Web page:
CDCR has issued notification of a “serious rules violation” to thousands of prisoners for participating in the present hunger strike. The evidence demonstrates, however, that CDCR–not the prisoners–is guilty of serious moral and legal violations against the prisoners’ humanity in their various responses to the strike. Let’s review.
A hunger strike is a special kind of protest. First, it is voluntary. From the outset, the representatives of different racial and geographical groups housed in Pelican Bay have stated and restated that no one should continue on the hunger strike longer than they voluntarily are able to. They cautioned elderly or ill prisoners to refrain from participating in the strike for long periods of time, if at all. In addition, dozens of prisoners have explained clearly and coherently in their letters why they have willfully taken on this extreme form of protest–to reclaim their humanity. Despite these truths, CDCR has spread the lie that prisoners are being coerced on the hunger strike through gang orders by the Pelican Bay representatives. Next, they have used these lies to obtain a legal order to force feed any prisoner on the hunger strike, including those who have willfully and consciously signed a “Do Not Resuscitate” order. The order represents a serious violation of a person’s right to make their own life choices.
Second, hunger strikes are peaceful and non-violent. Twenty hunger striking prisoners and group representatives achieved a written agreement in August of 2012 to cease hostilities among themselves. Instead of welcoming this unilateral move, however, CDCR has painted this protest as the opposite of its true nature, falsely claiming that gang leaders are using the hunger strike as a way to bring more violence into the general population. In addition, guards have used a series of violent retaliatory methods against prisoners including physically assaulting prisoners, provoking others to violence through taunting, using handcuffs very tightly to cut into their wrists, putting prisoners in extra heavy shackles, shoving weakened hunger strikers as they walk, and threatening passive prisoners with violent chemical-based cell extractions. One prisoner reported guards offering non-striking prisoners the opportunity to throw feces at the hunger strikers. CDCR is the one employing and spreading violence in its own institution–not the prisoners.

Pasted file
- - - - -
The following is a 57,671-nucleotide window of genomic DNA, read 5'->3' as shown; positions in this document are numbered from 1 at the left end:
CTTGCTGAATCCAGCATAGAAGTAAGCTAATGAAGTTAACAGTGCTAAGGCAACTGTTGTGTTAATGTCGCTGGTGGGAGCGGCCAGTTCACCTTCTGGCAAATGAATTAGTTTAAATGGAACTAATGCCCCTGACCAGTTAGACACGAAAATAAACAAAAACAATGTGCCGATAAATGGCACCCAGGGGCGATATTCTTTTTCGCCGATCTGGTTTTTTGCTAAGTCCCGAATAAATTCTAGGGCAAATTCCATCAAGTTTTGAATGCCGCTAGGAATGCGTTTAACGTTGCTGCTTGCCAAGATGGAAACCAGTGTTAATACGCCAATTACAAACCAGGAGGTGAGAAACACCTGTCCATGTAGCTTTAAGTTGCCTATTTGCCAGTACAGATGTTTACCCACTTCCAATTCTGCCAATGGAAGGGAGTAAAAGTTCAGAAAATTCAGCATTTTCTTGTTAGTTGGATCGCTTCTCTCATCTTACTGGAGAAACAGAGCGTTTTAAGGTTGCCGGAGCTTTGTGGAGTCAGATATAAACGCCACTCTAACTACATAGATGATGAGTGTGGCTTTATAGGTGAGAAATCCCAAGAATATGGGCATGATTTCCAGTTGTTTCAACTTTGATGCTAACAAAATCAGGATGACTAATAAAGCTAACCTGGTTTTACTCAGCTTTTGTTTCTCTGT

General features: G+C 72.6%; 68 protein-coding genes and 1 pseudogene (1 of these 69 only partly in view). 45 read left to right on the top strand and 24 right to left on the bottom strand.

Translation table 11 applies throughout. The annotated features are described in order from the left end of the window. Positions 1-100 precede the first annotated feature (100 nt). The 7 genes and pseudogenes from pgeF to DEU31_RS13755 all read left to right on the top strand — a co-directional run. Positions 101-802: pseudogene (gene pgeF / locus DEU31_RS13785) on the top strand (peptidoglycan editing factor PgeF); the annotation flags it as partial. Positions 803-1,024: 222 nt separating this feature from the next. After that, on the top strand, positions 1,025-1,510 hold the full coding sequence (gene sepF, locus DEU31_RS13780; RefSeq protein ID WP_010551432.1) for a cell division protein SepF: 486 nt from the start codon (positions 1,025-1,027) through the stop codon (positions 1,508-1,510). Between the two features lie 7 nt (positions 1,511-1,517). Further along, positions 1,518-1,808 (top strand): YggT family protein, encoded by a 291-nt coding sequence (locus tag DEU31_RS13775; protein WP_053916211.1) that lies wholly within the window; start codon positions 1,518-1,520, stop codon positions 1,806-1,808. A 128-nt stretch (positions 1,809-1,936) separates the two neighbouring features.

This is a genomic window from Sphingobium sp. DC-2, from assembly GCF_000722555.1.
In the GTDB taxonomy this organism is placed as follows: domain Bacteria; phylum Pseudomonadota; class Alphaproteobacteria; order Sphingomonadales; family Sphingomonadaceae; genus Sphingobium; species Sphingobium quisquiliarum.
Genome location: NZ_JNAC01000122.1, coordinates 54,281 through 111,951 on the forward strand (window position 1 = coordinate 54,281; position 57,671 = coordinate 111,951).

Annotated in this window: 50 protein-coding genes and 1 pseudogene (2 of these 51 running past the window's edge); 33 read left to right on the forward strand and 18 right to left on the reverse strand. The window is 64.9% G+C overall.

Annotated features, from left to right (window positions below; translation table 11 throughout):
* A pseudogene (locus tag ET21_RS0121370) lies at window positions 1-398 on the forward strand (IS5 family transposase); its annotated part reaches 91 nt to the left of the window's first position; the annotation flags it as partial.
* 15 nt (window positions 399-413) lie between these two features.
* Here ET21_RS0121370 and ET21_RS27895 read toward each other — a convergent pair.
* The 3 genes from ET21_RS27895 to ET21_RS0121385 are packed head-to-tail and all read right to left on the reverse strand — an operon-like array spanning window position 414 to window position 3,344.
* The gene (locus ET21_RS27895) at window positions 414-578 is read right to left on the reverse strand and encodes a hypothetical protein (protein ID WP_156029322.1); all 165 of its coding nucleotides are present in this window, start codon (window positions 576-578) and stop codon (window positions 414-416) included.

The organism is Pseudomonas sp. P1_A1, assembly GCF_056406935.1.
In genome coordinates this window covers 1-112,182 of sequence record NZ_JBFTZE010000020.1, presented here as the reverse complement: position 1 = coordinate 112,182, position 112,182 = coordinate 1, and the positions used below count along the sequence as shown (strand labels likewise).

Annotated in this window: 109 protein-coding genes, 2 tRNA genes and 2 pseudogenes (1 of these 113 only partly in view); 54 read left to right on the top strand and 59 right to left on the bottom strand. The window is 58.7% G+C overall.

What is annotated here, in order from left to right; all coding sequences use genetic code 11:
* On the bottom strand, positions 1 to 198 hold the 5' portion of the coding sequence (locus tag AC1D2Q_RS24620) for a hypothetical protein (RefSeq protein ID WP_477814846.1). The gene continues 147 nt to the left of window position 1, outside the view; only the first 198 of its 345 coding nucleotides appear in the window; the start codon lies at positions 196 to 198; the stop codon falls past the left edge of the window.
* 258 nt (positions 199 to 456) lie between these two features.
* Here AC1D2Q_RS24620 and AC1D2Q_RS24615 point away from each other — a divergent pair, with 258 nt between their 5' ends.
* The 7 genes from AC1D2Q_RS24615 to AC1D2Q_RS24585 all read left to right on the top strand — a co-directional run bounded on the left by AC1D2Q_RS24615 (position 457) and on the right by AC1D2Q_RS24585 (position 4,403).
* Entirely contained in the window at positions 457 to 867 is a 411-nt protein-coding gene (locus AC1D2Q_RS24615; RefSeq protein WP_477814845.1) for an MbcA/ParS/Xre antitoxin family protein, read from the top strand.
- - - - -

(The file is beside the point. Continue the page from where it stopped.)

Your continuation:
Third, a hunger striker takes on 100% of the suffering of the protest in the form of self-starvation. The goal is to call attention to the horrific inhumanity of their conditions of incarceration. But instead of hearing that call and responding to it before the strike began, CDCR dialed up the inhumanity of their conditions. Prisoner representatives at Pelican Bay were put in deeper isolation units that are smaller with very little personal property and with cold air blowing on them. African-American prisoners report being put in cells with ethnic slurs written on the walls, including the n-word. CDCR prohibited non-nutritive liquids such as coffee, tea, or juice knowing that after three weeks on hunger strike, taste buds change and the water tastes terrible. That move pushes hunger striking prisoners needlessly toward greater dehydration, more rapid organ failure, and even death.
The evidence is clear: CDCR has committed the serious violations that have occurred in this peaceful hunger strike. The time is now for CDCR to negotiate with the prisoners, grant their very reasonable demands, refrain from further violence against them, and once and for all recognize the human dignity of these men!
On behalf of the Mediation Team,
Dr. Ronald Ahnen – Contact: (925) 381-5504
Hunger Strike Mediation Team
Dr. Ronald Ahnen, California Prison Focus and St. Mary’s College of California
Barbara Becnel, Occupy4Prisoners.org
Dolores Canales, California Families to Abolish Solitary Confinement
Irene Huerta, California Families to Abolish Solitary Confinement
Laura Magnani, American Friends Service Committee
Marilyn McMahon, California Prison Focus
Carol Strickman, Legal Services for Prisoners With Children
Azadeh Zohrabi, Legal Services for Prisoners With Children